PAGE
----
"I think consumer demand shifted from the smaller vehicles," Feinstein said. "That market came back very robustly."

Honda had a 44-day supply of Civics at the end of July, down from 81 at the end of June. Ford had only a 25-day supply of Focuses, while Toyota had a 13-day supply of the Prius gas-electric hybrid, the No. 4 Cash for Clunkers seller. The industry average is a 48-day supply, according to Ward's AutoInfoBank.

Cash for Clunkers offers consumers up to $4,500 to trade in vehicles getting 18 mpg or less to buy new, more fuel-efficient models. The program got $2 billion in additional funding from the federal government last week. But experts have questioned whether the program is fostering new demand or simply stealing business from later periods.

If the latter is true, automakers could be in for a big drop-off in sales later in the year. Standard & Poor's analysts said in a report released Monday that there's no reason why the popularity of Cash for Clunkers can't continue for "several more weeks, if not months."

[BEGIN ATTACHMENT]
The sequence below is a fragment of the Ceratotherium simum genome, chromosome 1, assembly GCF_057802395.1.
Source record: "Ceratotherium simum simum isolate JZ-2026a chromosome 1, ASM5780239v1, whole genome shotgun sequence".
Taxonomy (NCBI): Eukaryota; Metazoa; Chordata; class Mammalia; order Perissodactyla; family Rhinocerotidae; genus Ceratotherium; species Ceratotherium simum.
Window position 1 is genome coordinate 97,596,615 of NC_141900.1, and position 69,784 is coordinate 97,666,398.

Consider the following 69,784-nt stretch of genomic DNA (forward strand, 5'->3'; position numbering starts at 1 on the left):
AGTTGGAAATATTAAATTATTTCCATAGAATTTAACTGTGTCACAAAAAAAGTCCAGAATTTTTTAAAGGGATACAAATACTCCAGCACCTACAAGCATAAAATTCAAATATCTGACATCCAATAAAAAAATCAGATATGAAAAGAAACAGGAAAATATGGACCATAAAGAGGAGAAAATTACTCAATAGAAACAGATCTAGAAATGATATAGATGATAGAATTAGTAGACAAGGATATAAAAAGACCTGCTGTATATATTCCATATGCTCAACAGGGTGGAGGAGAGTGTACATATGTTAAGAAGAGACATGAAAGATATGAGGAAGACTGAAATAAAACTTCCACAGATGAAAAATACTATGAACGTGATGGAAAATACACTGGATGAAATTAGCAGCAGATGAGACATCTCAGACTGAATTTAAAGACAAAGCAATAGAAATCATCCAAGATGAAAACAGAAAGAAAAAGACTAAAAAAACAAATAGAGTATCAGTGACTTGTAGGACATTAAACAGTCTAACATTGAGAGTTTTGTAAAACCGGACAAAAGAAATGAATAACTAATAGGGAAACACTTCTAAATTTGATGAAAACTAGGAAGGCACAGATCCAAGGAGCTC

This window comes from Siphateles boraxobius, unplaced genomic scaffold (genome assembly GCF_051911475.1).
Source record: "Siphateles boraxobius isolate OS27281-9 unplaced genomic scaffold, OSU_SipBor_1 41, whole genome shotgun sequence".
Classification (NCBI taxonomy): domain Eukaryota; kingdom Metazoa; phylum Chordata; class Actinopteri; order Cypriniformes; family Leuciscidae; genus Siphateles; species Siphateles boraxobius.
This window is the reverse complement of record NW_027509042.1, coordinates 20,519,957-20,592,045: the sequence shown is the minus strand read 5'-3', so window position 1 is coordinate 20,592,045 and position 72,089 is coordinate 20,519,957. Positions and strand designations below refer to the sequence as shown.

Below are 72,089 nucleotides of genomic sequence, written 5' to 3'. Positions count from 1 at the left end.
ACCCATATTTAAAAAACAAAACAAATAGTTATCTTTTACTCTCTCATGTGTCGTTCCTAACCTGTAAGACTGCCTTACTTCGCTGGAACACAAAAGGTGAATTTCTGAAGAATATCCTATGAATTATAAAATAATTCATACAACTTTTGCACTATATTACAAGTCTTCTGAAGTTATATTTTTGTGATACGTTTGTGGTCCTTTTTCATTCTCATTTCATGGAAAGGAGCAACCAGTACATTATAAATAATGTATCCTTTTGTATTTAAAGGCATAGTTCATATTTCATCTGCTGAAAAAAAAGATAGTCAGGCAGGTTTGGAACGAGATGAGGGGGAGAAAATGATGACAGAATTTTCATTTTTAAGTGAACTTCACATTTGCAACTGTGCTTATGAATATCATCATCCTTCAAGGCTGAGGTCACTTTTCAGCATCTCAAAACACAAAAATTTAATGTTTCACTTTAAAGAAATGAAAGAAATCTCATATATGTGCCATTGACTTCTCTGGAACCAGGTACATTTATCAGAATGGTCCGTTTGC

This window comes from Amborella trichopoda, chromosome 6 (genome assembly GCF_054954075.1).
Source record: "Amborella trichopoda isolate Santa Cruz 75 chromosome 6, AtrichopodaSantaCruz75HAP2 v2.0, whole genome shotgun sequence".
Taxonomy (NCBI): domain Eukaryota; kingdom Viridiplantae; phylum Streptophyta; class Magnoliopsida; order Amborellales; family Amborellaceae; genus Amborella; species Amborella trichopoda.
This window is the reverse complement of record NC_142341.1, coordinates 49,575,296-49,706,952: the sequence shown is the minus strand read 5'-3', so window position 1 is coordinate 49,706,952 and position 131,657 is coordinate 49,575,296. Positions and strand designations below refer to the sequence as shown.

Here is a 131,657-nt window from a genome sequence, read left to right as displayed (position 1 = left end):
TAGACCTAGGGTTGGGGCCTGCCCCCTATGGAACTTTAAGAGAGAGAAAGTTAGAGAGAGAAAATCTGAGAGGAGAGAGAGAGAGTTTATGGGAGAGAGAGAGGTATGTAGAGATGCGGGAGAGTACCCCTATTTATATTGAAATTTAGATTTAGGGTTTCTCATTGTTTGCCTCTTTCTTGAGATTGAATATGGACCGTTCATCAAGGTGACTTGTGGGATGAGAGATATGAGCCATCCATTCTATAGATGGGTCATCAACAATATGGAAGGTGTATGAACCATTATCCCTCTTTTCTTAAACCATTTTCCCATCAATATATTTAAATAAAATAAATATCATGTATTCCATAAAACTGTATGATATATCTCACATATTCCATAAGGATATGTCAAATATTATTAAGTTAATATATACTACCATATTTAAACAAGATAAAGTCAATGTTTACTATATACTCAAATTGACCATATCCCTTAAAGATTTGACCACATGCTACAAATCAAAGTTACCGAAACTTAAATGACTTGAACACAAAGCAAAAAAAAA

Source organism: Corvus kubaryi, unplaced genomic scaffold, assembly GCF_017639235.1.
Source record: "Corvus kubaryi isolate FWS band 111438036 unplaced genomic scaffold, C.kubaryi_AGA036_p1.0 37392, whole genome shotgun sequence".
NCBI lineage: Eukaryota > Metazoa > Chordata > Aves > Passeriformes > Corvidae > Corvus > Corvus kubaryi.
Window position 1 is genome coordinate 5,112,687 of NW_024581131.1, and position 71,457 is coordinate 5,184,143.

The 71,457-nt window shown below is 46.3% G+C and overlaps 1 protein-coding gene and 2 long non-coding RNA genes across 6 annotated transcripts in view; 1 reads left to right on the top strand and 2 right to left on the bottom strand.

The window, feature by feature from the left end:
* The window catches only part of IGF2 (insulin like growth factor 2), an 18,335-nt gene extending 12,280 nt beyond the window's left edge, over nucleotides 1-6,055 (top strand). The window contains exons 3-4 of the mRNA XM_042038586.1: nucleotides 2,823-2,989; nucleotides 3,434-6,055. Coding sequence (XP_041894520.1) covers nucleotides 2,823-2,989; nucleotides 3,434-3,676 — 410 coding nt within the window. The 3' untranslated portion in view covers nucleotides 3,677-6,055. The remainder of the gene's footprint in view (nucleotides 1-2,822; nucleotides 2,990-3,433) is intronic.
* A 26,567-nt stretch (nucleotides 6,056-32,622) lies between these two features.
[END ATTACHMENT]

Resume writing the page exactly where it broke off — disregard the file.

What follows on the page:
"However ... we believe the boost in sales may be short-lived, and there is even a risk that the program may pull demand from future periods," the analysts wrote, noting that similar programs in Europe have also been followed by a sharp drop in sales.

When the program kicked off last month, frenzied customers fearful that the program's funding would run out flocked to dealerships in droves. But some dealers said foot traffic has now begun to slow, with consumers no longer so worried that the program's end is imminent.

"It seemed that there was more sense of urgency prior to passing the bill," Anthony Ciuffo, sales manager at Crown Ford in Lynbrook, N.Y., said Saturday. "People feel that they have a longer window of opportunity."'s Anwyl said he expects demand to die down in September, but said that drop may be tempered if the economy rebounds. However, it's also possible that an economic rebound could send gas prices and interest rates up, driving even more people away from new cars and trucks.

So when it comes to planning production, Anwyl said he doesn't envy the decisions the auto executives have to make.

"At the end of the day, you might as well roll the dice," he said. "There's no science to this."